Beginning of Theatrical Culture in Český Krumlov (15th - 16th centuries)

The tradition of theatre culture in Český Krumlov reaches back over five centuries. The first indirect news about the beginnings of theatre culture are associated with the name of the Rosenberg chancellor Václav z Rovného, who sometime in the 1480\'s transcribed the comedy "Polixena" from the Italian author Leonard Bruni. Other information tells us that Václav z Rovného brought the Dutch humanist Jakub Canter to the Rosenberg court in 1497 with the play "Rosa Rosensis", celebrating the royal Rosenberg dynasty.

Title page of Terentie´s Comedy from 1499

The first real blossoming of theatre life, however, came in the second half of the 16th century during the reign of Wilhelm von Rosenberg and Peter Wok von Rosenberg. The first news of theatre performances come from this time, which were the natural result of the rich societal contact with domestic and foreign aristocracy as well as the

Graphich page from Terentie´s Comedy

cultural standard of the Rosenberg court and the political standing of the ruler of the Rosenberg dominion. One of the oldest documents concerning the routine care of theatre school performances at the Rosenberg residence is news from the Krumlov priest Tomáš Bavorovský z Bavorova. The document is actually an invitation to a recently redirected theatre production, the premier of which was performed in German only a year ago in Krumlov. Václav Albín z Helfenburka.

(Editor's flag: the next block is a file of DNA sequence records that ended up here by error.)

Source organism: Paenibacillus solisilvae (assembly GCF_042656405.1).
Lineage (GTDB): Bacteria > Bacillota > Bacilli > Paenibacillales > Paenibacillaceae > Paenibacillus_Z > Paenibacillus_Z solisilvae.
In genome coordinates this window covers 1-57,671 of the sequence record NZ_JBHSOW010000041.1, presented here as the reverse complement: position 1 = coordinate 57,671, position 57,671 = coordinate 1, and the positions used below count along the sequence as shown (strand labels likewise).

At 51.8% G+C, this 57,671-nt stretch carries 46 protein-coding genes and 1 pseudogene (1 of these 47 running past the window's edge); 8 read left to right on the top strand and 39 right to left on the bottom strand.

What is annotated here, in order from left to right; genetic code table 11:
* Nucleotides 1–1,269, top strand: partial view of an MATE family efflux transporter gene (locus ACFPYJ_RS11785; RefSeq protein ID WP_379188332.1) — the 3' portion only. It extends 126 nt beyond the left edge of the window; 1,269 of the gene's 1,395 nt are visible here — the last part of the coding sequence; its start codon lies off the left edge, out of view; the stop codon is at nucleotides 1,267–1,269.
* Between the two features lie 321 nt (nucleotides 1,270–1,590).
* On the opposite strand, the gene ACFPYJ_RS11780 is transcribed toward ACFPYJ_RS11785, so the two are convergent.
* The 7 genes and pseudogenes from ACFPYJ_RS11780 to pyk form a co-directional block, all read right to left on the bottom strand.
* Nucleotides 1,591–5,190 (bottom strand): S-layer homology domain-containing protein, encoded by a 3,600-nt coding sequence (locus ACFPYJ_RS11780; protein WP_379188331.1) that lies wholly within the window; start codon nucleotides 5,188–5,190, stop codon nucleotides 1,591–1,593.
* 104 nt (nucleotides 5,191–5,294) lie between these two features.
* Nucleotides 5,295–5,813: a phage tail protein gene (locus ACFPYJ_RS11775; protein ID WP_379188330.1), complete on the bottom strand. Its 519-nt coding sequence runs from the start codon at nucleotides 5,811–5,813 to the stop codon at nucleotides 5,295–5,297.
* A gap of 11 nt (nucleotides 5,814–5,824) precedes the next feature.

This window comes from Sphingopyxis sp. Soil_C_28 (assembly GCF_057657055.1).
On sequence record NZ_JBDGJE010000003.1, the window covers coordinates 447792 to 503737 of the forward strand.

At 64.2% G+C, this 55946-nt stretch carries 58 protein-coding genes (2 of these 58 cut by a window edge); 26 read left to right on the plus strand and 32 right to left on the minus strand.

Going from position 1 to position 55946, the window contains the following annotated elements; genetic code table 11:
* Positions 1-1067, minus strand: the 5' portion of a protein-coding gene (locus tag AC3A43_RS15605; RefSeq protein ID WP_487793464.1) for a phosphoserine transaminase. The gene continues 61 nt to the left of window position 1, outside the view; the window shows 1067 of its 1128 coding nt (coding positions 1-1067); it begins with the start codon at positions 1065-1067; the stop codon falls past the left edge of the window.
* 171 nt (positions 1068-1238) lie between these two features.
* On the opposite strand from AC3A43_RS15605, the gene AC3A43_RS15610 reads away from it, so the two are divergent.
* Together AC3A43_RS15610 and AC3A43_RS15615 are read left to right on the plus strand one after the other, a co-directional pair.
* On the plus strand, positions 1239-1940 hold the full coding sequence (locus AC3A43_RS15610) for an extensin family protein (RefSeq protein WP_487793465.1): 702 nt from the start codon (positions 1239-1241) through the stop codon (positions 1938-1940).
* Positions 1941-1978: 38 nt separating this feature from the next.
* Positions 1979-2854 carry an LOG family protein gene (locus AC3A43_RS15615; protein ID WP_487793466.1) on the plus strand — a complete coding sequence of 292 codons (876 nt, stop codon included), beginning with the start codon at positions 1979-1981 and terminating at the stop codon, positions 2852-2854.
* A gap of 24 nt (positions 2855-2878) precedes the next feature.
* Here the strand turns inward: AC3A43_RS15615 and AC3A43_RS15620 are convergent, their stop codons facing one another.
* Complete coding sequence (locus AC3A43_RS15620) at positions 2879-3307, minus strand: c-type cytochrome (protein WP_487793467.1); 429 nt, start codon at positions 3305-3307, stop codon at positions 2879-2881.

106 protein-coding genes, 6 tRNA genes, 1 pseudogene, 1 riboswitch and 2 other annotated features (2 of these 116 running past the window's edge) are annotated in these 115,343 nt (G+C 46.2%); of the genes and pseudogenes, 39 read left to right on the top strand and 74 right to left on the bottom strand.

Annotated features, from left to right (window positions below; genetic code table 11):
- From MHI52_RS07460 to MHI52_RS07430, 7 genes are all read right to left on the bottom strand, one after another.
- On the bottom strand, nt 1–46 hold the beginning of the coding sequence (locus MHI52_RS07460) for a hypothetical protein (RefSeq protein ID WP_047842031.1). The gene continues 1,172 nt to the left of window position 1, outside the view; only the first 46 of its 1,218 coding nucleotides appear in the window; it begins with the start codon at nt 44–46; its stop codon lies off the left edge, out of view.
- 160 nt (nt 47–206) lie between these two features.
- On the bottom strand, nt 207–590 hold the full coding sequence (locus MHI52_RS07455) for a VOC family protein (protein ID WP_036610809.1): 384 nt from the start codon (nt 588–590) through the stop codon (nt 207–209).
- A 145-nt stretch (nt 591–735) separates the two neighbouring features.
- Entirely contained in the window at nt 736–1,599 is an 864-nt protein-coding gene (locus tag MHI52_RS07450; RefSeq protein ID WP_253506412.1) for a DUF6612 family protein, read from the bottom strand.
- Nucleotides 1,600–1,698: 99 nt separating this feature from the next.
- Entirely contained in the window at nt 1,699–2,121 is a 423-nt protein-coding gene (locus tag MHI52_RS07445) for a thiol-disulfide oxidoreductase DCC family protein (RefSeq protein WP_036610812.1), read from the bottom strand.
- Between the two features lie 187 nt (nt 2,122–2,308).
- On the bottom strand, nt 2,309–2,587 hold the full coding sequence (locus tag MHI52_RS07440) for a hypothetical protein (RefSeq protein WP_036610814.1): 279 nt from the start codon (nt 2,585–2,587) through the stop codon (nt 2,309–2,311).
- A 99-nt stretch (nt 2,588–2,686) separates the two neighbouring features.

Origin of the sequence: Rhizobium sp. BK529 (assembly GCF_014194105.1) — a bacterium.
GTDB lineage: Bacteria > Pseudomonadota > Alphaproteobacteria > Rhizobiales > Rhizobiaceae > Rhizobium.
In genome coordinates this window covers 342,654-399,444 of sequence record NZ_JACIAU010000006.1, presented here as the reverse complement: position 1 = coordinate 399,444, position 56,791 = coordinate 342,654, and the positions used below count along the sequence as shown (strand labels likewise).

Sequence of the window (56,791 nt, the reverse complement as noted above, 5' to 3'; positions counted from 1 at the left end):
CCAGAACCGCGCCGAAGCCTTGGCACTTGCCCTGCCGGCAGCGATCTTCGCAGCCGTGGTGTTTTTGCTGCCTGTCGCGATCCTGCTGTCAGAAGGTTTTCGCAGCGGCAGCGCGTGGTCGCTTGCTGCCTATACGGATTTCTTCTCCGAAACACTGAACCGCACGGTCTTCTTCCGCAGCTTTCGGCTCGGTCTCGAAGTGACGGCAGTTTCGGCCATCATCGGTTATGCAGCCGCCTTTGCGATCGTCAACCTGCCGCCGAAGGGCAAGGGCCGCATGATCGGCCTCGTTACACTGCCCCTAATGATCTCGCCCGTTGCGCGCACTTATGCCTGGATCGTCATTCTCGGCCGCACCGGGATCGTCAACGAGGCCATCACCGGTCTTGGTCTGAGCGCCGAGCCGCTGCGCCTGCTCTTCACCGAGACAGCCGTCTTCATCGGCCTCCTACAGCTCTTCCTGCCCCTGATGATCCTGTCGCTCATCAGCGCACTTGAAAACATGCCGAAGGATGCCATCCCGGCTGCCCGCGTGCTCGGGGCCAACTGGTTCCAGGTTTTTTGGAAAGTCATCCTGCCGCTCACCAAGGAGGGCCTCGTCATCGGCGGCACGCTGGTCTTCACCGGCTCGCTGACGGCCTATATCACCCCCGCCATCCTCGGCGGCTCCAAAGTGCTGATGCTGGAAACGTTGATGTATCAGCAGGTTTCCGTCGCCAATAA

Theatre creation and practice of that time took place in two places in Český Krumlov - on the castle and in the Jesuit college in the town (see Horní no. 154). On the 16th of May 1588, for example, the ceremonial opening of the newly-built college was marked by the dramatic performance of "Euripus", in 1590 a play was held about St. Vitus, and ten years later the Jesuit students put on a play at the castle, "Esther".

Title page from comedy Thebayda from 1534

The handwritten catalogue of the library of Peter Wok von Rosenberg from the beginning of the 17th century (today stored in the royal library in Stockholm) also lists a number of theatralia. Alongside Greek and Roman dramas, for example Aristophes, Sophocles, Euripides, Plato, Terentius and Seneca (mostly in 16th century publications), several Latin, German, and occasionally even Czech theatre productions were performed.

There is also documented evidence of a wooden theatre with moveable scenery on the court of the Krumlov Jesuit college (see Horní no. 153).

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